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Related to heart surgery: open heart surgery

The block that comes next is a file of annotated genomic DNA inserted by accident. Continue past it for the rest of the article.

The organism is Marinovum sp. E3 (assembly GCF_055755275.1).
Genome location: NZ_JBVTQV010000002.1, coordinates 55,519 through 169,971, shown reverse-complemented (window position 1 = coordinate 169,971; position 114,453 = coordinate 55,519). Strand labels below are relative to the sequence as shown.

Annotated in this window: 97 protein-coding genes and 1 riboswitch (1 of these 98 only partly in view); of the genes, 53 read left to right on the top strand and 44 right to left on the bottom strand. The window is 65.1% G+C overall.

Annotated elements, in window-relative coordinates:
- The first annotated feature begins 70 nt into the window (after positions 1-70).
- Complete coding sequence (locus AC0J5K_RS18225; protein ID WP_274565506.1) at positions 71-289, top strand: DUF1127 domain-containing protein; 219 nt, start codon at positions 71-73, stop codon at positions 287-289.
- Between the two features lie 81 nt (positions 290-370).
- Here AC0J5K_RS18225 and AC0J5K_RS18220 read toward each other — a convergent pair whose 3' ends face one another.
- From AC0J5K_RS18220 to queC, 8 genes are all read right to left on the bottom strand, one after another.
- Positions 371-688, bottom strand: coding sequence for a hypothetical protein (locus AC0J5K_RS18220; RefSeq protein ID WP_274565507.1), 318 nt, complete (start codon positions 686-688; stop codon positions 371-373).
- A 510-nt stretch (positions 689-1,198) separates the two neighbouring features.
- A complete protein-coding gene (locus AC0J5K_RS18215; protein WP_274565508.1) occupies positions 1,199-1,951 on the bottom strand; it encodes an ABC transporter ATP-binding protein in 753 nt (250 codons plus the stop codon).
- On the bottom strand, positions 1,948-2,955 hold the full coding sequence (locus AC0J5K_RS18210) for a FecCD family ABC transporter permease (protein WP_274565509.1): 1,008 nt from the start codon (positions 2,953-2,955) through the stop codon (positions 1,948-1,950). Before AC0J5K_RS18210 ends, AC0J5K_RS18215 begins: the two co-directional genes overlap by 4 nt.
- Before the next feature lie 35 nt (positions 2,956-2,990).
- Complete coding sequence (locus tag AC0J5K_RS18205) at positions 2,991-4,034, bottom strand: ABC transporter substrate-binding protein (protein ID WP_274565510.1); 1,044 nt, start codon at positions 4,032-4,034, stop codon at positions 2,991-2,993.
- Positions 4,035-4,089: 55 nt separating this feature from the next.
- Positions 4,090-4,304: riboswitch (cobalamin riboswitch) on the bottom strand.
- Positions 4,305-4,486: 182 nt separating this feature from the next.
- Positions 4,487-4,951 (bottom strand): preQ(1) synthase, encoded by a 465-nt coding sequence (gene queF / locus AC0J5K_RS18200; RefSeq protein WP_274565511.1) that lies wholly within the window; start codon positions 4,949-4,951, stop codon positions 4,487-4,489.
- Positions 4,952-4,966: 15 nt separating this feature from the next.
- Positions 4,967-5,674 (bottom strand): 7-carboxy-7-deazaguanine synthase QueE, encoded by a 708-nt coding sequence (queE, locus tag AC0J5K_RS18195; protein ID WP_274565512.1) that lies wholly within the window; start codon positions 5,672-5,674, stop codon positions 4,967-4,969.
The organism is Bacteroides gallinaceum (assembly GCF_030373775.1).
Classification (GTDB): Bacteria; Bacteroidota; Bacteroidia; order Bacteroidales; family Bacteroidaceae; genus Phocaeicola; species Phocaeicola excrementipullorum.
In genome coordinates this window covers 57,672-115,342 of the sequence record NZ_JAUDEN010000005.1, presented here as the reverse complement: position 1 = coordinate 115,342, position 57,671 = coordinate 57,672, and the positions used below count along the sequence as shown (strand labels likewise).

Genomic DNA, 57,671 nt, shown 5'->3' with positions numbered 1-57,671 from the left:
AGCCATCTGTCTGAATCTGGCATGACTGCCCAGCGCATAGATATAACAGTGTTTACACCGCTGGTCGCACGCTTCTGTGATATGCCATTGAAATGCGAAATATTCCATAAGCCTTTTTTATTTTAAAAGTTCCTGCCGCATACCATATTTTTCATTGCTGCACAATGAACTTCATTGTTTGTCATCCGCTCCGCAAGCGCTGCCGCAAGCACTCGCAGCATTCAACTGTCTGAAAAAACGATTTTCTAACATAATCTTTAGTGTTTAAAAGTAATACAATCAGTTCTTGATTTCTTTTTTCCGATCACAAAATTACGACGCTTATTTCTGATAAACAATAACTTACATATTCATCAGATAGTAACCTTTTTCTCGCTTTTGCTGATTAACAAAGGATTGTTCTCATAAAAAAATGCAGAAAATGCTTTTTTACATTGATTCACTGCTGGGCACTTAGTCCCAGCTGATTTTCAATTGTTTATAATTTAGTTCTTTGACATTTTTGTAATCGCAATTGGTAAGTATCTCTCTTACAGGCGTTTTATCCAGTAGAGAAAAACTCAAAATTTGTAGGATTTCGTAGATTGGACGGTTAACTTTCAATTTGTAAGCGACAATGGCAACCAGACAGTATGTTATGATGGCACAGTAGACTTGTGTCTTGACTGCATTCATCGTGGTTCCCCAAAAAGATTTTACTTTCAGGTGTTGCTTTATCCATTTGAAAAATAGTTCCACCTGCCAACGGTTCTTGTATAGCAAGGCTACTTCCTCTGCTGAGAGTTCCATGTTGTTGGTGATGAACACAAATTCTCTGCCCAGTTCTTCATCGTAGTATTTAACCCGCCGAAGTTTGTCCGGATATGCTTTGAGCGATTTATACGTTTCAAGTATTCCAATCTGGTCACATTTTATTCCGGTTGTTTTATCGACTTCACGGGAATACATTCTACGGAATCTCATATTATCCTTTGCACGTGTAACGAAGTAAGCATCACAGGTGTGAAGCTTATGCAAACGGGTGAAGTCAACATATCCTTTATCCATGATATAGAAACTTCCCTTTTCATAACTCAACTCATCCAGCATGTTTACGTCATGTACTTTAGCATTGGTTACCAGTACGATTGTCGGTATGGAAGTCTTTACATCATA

any surgical procedure involving the heart, performed to correct acquired or congenital defects, replace diseased valves, open or bypass blocked vessels, or graft a prosthesis or a transplant. Two major types of heart surgery are performed: closed and open. The closed technique is done through a small incision, without use of the heart-lung machine. In the open technique the heart chambers are open and fully visible, and blood is detoured around the surgical field by the heart-lung machine. Preoperative care focuses on correcting metabolic imbalances and cardiac and pulmonary ailments and on performing diagnostic and laboratory tests. General anesthesia is used, the chest cavity is opened, and the heart-lung machine is connected. Hypothermia also is used to decrease the metabolic rate and the need of the tissues for oxygen. After surgery, constant observation is required in an intensive care unit for signs of hemorrhage and shock, cardiac arrhythmias, sudden chest pain, organ failure, and pulmonary edema. The blood pressure and all pulses, respirations, and venous and pulmonary artery pressures and cardiac rhythm (ECG) are monitored. If the blood pressure is high enough to ensure cerebral profusion, the head of the patient's bed is elevated to a semi-Fowler's position to encourage chest drainage and lung expansion. The patient is quickly extubated. Oxygen is provided. Chest tube drainage, urinary output, and temperature are noted hourly; IV infusions and sometimes blood transfusions are given. Narcotics help control pain so the patient can effectively cough, deep breathe, and become quickly mobile. Antibiotics are given to prevent infection. Mortality rate is highest during the first 48 hours after surgery. Common kinds of heart surgery include coronary bypass and endarterectomy. See also arrhythmia, fibrillation, heart-lung machine, hypothermia, pulmonary edema.